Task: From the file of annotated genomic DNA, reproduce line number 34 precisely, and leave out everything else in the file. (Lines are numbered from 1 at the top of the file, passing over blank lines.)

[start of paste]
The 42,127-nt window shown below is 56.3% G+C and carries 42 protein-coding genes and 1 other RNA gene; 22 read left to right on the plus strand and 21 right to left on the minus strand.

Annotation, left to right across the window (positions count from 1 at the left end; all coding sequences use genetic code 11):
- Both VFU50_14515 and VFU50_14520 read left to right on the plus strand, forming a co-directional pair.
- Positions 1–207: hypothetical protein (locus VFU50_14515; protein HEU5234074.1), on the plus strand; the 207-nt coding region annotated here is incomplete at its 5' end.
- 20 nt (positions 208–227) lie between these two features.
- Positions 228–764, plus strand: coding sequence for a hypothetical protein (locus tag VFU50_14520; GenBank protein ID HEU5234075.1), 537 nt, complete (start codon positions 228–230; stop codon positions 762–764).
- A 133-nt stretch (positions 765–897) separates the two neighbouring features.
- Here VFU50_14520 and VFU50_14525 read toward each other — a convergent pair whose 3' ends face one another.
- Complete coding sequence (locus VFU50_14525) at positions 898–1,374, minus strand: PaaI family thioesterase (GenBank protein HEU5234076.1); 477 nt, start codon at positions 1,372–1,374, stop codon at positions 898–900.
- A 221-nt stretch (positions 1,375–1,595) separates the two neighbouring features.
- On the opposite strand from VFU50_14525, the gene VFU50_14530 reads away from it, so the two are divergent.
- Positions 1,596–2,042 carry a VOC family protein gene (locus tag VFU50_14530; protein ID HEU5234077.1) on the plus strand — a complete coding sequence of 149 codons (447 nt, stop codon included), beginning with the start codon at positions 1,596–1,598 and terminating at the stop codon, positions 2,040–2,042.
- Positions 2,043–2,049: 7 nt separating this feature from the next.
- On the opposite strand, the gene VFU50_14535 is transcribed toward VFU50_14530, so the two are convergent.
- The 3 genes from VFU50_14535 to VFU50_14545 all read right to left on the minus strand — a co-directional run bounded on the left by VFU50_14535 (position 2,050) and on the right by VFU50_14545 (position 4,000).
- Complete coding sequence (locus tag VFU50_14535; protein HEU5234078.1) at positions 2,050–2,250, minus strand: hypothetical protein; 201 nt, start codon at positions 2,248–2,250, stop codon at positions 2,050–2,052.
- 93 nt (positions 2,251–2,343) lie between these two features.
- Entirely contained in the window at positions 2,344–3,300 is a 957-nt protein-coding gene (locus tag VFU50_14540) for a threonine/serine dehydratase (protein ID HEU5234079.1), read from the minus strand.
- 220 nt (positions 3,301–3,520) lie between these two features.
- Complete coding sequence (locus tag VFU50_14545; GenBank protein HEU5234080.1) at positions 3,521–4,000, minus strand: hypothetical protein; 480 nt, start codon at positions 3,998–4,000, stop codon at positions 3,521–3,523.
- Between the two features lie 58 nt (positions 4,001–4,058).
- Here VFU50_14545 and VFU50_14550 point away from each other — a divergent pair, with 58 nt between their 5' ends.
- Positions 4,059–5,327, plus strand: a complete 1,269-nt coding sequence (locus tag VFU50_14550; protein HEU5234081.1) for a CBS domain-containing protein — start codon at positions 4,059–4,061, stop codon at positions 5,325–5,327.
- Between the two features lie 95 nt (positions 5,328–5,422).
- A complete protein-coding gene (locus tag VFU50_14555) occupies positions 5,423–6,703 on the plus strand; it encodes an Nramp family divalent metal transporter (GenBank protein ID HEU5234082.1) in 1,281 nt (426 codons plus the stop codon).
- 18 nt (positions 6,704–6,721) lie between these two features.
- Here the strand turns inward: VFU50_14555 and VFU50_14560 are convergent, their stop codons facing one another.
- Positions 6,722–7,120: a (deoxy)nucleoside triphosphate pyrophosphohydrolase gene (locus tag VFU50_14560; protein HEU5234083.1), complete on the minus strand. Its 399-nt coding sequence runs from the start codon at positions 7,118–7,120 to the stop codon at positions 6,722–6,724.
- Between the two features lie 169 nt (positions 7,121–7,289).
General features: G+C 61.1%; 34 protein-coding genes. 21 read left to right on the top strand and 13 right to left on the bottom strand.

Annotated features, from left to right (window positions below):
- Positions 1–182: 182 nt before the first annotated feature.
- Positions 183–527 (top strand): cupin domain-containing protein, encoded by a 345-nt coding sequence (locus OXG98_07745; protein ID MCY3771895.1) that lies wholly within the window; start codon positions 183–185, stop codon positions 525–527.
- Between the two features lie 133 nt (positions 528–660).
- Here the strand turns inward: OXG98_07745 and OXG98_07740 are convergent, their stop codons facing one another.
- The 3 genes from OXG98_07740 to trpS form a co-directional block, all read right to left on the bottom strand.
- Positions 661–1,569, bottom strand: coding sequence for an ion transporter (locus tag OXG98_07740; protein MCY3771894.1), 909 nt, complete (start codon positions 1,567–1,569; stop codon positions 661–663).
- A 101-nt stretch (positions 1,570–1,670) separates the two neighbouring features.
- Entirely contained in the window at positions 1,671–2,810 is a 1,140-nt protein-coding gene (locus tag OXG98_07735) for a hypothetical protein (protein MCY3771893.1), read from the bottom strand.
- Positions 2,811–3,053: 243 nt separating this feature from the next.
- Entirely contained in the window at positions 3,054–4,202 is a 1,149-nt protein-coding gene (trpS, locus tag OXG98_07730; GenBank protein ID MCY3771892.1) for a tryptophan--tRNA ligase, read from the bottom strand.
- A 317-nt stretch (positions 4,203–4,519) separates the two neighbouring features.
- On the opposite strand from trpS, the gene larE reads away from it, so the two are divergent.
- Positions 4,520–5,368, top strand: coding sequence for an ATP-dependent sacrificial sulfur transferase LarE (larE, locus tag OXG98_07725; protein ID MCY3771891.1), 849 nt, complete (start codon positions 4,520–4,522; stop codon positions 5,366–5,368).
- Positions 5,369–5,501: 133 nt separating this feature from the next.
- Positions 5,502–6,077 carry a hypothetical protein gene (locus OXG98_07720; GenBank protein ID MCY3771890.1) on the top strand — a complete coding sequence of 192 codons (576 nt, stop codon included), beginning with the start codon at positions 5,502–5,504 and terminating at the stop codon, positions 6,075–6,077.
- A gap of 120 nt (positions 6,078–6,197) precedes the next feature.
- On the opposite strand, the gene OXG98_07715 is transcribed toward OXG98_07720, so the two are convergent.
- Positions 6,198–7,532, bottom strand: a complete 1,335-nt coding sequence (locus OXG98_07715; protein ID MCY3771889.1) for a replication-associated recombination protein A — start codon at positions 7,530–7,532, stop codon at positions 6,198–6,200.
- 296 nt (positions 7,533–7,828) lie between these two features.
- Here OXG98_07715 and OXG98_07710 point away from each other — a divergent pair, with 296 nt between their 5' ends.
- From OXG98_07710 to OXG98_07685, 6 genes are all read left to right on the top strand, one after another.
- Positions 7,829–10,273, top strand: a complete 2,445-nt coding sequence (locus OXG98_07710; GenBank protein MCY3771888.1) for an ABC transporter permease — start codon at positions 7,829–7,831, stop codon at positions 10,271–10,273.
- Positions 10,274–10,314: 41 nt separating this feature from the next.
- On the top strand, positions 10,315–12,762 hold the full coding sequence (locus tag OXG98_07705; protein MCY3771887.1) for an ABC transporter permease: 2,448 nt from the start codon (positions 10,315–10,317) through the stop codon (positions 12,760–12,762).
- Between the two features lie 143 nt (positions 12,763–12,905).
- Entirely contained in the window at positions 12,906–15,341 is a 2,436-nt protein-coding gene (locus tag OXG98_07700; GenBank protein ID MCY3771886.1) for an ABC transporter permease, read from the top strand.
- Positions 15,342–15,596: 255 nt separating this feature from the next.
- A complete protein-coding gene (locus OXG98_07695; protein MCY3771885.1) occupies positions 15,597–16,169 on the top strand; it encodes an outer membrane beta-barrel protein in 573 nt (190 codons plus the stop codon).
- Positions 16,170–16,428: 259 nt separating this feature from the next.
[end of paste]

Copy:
- Between the two features lie 133 nt (positions 528–660).